Friday, June 22, 2012

Cobbler Install on CentOS 6.2

Cobbler - not the kind you put peaches in, this is an automated install tool

Here's the quick and dirty to get it installed and the web interface working:

  1. CentOS 6.2 install
    • Basic Server install option
    • as root, run "setenable 0" to turn selinux to permissive (without this, selinux caused me many headaches with the "cobbler check" command later)
    • as root, run "vi /etc/selinux/config" and change the SELINUX=enforcing to SELINUX=permissive.  This keeps it in permissive mode over reboots.
    • optional: set up a local user with wheel access, enable wheel sudo access, and set /etc/ssh/sshd_config with "PermitLocalRootLogin without-password"
  2. add EPEL repo
    1. point browser to:
    2. right-click, copy link
    3. on CentOS system (I connect through putty and change to root at this point), run
      • rpm -ivh <SHIFT+INSERT> (last two keys will paste the link from step 2)
  3. Install Cobbler
    1. yum -y install cobbler cobbler-web koan policycoreutils-python
    2. service cobblerd start
    3. service httpd start
    4. cobbler check
      1. resolve all reported issues (I had about 10)
  4. Configure Cobbler-Web
    1. see cobbler-web wiki page, just remember to try http if https fails
I think you might be able to skip step 3.4 and do that after step 4 if you'd like to have the web gui, since it is available there, but I don't know if you can resolve all the issues from there.

Kudos to Mike DeHaan for a really helpful config checker; wish all software came with something like that.

Saturday, June 16, 2012

iSCSI Performance, round 2

So after turning on Jumbo frames (see my last post about this), I was able to get wonderful speed through the network, but I was having an issue with the storage server at this point; load averages were too high, and none of the RAM on the box was being used for caching.

In reading through the OpenFiler forums, I'd seen people referring to using iSCSI (a blockIO type technology) with fileIO transfer mode.  This didn't make sense to me, but I decided to try it with a new storage system I'd brought online.

I'd already mapped the LUN on the new system in the same was as the old system: iSCSI, write-back, blockIO.  Since there wasn't anything riding on this one, I just unmapped the LUN, and remapped it with write-back/ fileIO.  VMware didn't bat an eyelash at it (I didn't take the iSCSI service offline) and was able to browse the datastore just fine.  I then tested an fresh install of a system, since this is highly IO intensive.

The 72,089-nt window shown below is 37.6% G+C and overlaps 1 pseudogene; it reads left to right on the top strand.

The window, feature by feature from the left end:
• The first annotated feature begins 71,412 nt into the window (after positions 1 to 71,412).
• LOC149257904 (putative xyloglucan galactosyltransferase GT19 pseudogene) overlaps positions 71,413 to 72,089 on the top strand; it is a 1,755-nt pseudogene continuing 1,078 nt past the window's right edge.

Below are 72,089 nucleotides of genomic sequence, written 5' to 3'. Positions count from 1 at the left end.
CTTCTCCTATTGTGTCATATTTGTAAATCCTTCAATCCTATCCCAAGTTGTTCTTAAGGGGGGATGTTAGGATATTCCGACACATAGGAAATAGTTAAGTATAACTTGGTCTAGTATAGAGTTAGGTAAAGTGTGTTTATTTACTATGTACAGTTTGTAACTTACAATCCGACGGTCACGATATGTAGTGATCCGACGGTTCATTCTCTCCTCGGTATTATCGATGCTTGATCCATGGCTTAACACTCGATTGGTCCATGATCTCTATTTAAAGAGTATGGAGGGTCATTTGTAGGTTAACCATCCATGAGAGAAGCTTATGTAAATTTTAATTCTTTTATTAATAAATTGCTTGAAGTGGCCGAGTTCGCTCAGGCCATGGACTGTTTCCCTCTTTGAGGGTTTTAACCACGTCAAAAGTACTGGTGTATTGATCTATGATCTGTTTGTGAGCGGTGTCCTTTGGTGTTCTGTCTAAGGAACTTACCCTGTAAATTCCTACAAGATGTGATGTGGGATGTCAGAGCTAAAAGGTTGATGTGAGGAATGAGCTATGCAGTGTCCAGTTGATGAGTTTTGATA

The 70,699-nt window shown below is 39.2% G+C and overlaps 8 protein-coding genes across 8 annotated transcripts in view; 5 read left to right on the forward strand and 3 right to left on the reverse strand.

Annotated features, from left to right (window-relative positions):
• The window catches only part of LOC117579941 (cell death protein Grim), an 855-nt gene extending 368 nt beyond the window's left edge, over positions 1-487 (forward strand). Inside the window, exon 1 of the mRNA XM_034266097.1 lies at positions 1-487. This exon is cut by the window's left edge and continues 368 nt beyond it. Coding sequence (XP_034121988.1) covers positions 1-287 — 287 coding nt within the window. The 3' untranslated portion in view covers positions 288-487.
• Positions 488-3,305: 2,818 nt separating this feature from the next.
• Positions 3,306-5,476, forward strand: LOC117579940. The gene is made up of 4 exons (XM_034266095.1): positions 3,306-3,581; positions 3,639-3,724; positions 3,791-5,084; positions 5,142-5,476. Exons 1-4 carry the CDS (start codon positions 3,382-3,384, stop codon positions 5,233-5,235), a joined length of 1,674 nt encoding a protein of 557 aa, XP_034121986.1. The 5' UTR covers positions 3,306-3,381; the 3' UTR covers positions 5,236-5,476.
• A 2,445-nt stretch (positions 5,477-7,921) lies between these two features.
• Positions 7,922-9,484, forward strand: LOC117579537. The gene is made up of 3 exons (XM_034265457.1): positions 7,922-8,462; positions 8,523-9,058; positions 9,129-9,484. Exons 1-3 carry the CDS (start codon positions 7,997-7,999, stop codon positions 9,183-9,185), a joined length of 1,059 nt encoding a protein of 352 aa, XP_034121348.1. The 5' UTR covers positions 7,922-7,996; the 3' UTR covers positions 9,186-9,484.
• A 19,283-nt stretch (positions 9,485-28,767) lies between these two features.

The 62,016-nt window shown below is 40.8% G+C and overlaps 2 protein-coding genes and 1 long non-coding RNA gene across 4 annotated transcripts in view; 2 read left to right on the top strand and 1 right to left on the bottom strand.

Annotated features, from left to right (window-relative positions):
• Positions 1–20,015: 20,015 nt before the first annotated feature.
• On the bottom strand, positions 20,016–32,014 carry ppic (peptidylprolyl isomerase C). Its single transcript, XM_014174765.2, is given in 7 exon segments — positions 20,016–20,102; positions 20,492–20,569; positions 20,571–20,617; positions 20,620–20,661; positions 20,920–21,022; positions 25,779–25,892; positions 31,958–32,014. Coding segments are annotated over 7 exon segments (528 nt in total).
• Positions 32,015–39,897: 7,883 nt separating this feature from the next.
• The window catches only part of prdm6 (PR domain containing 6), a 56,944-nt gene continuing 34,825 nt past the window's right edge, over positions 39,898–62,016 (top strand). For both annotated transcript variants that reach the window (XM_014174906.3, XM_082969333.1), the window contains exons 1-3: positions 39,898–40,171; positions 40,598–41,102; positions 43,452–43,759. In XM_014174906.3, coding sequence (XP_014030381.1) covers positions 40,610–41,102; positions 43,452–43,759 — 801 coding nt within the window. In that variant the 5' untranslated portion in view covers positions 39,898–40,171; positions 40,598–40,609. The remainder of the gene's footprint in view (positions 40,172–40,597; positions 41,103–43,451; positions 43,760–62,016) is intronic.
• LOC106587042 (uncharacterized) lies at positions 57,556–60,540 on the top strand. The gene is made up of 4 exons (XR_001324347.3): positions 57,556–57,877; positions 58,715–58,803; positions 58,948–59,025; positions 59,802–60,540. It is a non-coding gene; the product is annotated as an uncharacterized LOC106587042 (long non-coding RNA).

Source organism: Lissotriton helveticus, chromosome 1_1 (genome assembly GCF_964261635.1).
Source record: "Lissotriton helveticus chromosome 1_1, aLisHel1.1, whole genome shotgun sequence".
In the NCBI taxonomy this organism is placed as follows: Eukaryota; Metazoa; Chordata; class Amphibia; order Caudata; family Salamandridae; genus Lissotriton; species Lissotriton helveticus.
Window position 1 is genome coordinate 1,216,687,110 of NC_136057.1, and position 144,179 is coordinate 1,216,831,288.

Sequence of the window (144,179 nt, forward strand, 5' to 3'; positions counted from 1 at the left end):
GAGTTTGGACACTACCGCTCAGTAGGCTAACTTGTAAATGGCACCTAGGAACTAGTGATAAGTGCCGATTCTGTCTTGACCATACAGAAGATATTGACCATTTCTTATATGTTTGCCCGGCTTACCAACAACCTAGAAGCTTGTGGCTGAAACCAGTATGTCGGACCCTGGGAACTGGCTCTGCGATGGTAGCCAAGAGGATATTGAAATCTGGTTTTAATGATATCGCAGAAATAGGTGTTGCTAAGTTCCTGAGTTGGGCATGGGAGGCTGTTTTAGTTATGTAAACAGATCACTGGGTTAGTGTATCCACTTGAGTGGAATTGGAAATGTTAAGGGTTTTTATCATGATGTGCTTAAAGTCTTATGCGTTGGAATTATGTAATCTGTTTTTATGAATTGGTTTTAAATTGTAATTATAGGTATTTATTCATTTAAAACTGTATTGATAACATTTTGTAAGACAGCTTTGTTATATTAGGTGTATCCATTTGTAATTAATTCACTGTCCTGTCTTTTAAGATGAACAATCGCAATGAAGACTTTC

Needless to say, I was very surprised to see the performance improvement.  Read and write latencies are now in the single digits, and I had a sustained network transfer during the install of 233Mbps, or 23.3% of my 1GbE connection (info based on VMware's performance reporting).  I also saw the memory on the OpenFiler system being used for caching, which was another win.

I immediately shut down my other 9 VMs and flipped my other system to fileIO tranfer mode.  There was no data loss (again, VMware didn't even notice the change), and I brought up the systems, first two at the same time, and then all the rest at the same time.  Latencies stayed in the single digits during the boot, and everything came up as if it was on dedicated hardware.

Also, the load averages on the OpenFiler system had dropped back to where they were before, but I noticed another problem...  the cache was using all the RAM on the box.

My OpenFiler systems are DELL 2850s, and when I bought them, I'd only gotten them with 2GB of RAM each.  Needless to say, I'm shopping for RAM right now =D.

(ps: I'm using BBU on the PERC cards in the Dells, and I have all my systems on a UPS as well).

So there you have it: iSCSI can be done cheaply and perform well enough to run your virtual infrastructure.  In this case, I'm currently running 10 VMs on a DELL 2850 and a DELL 1950, and total cost to me to set this up was under $2K.  More to come once I have more RAM =D

Friday, June 15, 2012